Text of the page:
I'm just going to come out and say it: I am not a fan of the term "anti-aging." Why? Well, if you are anti-aging, you are anti-living. We're all aging every second of every day--some of us on a faster track, yes, but the point is aging is natural and healthy. Why fight it? I prefer the term "pro-aging" because it connotes a positive approach to birthdays. From what I can see here at the 2014 IDEA Personal Trainer Institute in Seattle, everyone is on the pro-aging path and setting a new standard for the rest of the world.
Having a positive outlook as we age may not only be related to mood; it may also be reflected in our physical well-being. A large longitudinal study of 3,199 men and women aged 60 and older in Great Britain has revealed a relationship between happiness and better physical function.
The time you invest in stress management may pay off in faster training results. A growing body of research shows that stress levels predict healing speed—people who experience more stress recover more slowly from illness or injury than those with less stress. Stress may come from life circumstances, such as a death or disaster, or may stem from an individual’s perception of stress, such as feeling overwhelmed by work or family matters.
It seems that debit card purchases promote the same type of frivolity in children as in adults, but when cards are swiped to pay for school lunches, the impact goes deeper than just free spending. Kids’ food choices also become foolish, according to a study that appeared in the January issue of Obesity (2014; 22 , 24–26).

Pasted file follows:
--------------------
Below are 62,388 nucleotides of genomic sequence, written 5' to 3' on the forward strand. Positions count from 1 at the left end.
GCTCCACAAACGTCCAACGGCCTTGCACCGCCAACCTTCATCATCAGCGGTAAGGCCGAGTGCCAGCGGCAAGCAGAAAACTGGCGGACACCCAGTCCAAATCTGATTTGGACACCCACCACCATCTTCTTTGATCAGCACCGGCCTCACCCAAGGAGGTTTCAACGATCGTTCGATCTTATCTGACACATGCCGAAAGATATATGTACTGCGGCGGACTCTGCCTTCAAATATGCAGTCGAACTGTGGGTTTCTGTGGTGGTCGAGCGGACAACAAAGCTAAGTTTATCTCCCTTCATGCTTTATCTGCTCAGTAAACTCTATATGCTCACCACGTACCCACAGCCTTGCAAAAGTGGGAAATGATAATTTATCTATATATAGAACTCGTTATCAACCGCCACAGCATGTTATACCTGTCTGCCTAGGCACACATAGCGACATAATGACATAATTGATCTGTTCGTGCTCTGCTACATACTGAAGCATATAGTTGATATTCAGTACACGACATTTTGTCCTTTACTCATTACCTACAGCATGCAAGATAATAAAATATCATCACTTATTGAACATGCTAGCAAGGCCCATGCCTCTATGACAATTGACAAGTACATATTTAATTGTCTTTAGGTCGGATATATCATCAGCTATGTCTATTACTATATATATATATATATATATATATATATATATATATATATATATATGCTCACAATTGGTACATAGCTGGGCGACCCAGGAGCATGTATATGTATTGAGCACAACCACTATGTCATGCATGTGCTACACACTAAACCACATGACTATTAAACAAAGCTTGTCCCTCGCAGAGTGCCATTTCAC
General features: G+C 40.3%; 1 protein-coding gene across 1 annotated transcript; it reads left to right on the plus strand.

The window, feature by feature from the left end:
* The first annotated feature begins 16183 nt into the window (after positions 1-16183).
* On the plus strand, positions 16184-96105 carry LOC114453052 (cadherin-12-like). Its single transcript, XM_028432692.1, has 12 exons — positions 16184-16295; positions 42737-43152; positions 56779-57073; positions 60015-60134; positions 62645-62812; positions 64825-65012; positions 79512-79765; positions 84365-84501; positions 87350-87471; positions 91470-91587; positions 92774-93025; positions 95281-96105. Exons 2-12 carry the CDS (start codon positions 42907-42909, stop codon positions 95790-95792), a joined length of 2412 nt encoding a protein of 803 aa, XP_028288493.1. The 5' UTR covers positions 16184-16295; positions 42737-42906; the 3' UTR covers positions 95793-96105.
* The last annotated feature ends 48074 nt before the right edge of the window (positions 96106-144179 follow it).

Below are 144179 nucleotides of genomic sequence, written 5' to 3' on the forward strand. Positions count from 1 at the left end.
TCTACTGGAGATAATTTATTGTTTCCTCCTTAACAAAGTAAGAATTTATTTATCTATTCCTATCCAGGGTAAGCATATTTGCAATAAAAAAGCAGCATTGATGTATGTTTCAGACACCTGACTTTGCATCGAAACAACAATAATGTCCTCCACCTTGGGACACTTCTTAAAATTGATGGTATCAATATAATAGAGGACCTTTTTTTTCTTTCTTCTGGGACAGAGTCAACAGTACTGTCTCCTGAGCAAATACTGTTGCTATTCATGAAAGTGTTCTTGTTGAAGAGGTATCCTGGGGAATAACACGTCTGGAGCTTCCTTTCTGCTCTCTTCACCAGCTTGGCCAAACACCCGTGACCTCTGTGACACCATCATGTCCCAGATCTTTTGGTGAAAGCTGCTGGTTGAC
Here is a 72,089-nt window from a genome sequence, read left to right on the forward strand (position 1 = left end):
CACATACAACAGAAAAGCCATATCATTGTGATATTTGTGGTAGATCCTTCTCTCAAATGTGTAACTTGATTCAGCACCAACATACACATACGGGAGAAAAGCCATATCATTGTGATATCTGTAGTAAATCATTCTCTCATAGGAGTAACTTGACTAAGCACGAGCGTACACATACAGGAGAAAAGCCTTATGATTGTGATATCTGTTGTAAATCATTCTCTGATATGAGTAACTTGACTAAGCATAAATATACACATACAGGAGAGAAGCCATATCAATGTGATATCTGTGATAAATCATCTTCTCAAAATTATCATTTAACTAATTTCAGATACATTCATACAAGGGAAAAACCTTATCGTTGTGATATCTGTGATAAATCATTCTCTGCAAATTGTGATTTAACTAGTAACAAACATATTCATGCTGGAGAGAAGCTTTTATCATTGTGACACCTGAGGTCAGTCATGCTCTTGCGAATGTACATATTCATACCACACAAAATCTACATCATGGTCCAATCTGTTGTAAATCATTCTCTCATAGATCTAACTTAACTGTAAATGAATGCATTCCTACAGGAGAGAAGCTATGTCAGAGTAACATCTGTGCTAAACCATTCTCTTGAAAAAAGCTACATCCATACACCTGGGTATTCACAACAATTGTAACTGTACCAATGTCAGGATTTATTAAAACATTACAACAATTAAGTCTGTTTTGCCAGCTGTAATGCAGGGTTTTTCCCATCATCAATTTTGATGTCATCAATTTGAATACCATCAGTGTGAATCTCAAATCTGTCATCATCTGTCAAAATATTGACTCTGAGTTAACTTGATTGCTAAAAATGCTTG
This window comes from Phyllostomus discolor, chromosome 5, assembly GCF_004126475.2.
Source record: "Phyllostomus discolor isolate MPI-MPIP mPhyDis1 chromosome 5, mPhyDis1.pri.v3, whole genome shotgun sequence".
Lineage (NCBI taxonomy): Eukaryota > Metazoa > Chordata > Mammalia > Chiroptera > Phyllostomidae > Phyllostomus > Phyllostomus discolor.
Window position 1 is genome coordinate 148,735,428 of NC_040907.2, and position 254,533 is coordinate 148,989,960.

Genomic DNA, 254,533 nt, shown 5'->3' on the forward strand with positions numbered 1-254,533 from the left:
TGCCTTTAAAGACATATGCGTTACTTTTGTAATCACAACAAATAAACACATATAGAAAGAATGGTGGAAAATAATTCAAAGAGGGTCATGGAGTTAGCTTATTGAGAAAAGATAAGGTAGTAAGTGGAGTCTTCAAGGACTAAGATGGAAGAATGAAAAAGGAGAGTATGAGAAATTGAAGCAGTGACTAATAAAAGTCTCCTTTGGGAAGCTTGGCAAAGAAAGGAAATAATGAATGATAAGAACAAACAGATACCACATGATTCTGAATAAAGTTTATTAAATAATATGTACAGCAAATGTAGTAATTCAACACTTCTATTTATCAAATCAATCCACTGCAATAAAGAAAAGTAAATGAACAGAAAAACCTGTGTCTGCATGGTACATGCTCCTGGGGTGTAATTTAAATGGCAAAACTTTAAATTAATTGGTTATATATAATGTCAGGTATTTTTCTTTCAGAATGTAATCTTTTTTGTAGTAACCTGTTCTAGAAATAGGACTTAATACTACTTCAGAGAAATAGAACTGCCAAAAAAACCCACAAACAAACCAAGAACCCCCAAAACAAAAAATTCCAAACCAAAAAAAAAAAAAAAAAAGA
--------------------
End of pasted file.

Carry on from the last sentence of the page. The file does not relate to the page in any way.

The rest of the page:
The health and fitness world confronts a complex paradox. Exercise causes consternation and elation, angst and joy. It can prevent—and lead to—illness and injury. Workouts can keep you out of a hospital and put you into one.
Sitting for extended periods of time throughout the day has been linked with increased risk of health problems and even with death. A new study from BMC Public Health (2013: 13 ) says that quality of life may also suffer in people who sit for long periods.
The large study included 194,545 Australian men and women aged 45 and older who were randomly selected from the Medicare Australia database. Participants answered questions about physical activity levels and intensity, daily sitting time, and feelings of health and quality of life.
In last month’s issue of IDEA Fitness Journal, we reported that a significant number of older women spend much of the day in sedentary behavior. A new study looks at the relationship between sedentary living and mortality risk in a similar population
The potentially negative impact of extreme endurance events has recently been garnering attention. A new study takes a deeper look at the health profiles of event participants.
Published in PLOS ONE (doi: 10.1371/journal.pone.0083867), the Ultrarunners Longitudinal Tracking Study included 1,212 active ultramarathon runners. Participants completed a Web-based survey that asked about training protocols, medical issues and running-related injuries in the previous 12 months.
￼Did you know that getting enough zzzzzzs may actually improve your exercise performance? If you regularly cut sleep short, you may want to reconsider this practice.
Why is sleep so important for exercise, and what can you do to sleep longer and more deeply? Mike Bracko, EdD, FACSM, director of Dr. Bracko’s Fitness and of the Institute for Hockey Research, examines these questions.
Why Sleep Helps